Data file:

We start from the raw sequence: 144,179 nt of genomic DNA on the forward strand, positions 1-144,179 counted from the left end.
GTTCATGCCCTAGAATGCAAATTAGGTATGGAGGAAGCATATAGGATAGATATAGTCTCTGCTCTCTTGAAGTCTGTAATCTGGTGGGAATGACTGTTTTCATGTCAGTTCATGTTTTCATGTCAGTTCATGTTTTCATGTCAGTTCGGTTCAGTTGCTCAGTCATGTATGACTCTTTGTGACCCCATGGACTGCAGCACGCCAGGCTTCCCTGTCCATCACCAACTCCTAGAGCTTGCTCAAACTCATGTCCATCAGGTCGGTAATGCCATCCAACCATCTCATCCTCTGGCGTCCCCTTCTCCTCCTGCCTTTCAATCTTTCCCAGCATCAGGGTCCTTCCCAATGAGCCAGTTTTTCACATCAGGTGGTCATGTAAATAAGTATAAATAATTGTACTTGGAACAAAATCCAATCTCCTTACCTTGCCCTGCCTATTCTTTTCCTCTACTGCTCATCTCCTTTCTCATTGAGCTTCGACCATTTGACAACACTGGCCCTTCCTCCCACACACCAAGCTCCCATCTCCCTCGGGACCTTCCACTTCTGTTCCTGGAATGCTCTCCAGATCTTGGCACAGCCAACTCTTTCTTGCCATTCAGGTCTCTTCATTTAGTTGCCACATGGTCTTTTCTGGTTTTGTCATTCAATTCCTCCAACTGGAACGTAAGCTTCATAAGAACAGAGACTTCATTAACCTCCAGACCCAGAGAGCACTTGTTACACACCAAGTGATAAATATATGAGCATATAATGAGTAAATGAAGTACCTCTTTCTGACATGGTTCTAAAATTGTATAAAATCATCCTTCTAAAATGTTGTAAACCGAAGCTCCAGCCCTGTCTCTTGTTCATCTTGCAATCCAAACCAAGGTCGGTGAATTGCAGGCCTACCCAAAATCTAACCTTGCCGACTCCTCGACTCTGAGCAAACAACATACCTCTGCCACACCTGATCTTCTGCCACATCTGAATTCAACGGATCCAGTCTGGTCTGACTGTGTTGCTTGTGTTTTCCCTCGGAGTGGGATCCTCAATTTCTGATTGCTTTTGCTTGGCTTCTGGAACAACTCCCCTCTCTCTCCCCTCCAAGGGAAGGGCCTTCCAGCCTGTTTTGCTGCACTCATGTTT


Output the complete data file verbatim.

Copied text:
We start from the raw sequence: 144,179 nt of genomic DNA on the forward strand, positions 1-144,179 counted from the left end.
GTTCATGCCCTAGAATGCAAATTAGGTATGGAGGAAGCATATAGGATAGATATAGTCTCTGCTCTCTTGAAGTCTGTAATCTGGTGGGAATGACTGTTTTCATGTCAGTTCATGTTTTCATGTCAGTTCATGTTTTCATGTCAGTTCGGTTCAGTTGCTCAGTCATGTATGACTCTTTGTGACCCCATGGACTGCAGCACGCCAGGCTTCCCTGTCCATCACCAACTCCTAGAGCTTGCTCAAACTCATGTCCATCAGGTCGGTAATGCCATCCAACCATCTCATCCTCTGGCGTCCCCTTCTCCTCCTGCCTTTCAATCTTTCCCAGCATCAGGGTCCTTCCCAATGAGCCAGTTTTTCACATCAGGTGGTCATGTAAATAAGTATAAATAATTGTACTTGGAACAAAATCCAATCTCCTTACCTTGCCCTGCCTATTCTTTTCCTCTACTGCTCATCTCCTTTCTCATTGAGCTTCGACCATTTGACAACACTGGCCCTTCCTCCCACACACCAAGCTCCCATCTCCCTCGGGACCTTCCACTTCTGTTCCTGGAATGCTCTCCAGATCTTGGCACAGCCAACTCTTTCTTGCCATTCAGGTCTCTTCATTTAGTTGCCACATGGTCTTTTCTGGTTTTGTCATTCAATTCCTCCAACTGGAACGTAAGCTTCATAAGAACAGAGACTTCATTAACCTCCAGACCCAGAGAGCACTTGTTACACACCAAGTGATAAATATATGAGCATATAATGAGTAAATGAAGTACCTCTTTCTGACATGGTTCTAAAATTGTATAAAATCATCCTTCTAAAATGTTGTAAACCGAAGCTCCAGCCCTGTCTCTTGTTCATCTTGCAATCCAAACCAAGGTCGGTGAATTGCAGGCCTACCCAAAATCTAACCTTGCCGACTCCTCGACTCTGAGCAAACAACATACCTCTGCCACACCTGATCTTCTGCCACATCTGAATTCAACGGATCCAGTCTGGTCTGACTGTGTTGCTTGTGTTTTCCCTCGGAGTGGGATCCTCAATTTCTGATTGCTTTTGCTTGGCTTCTGGAACAACTCCCCTCTCTCTCCCCTCCAAGGGAAGGGCCTTCCAGCCTGTTTTGCTGCACTCATGTTT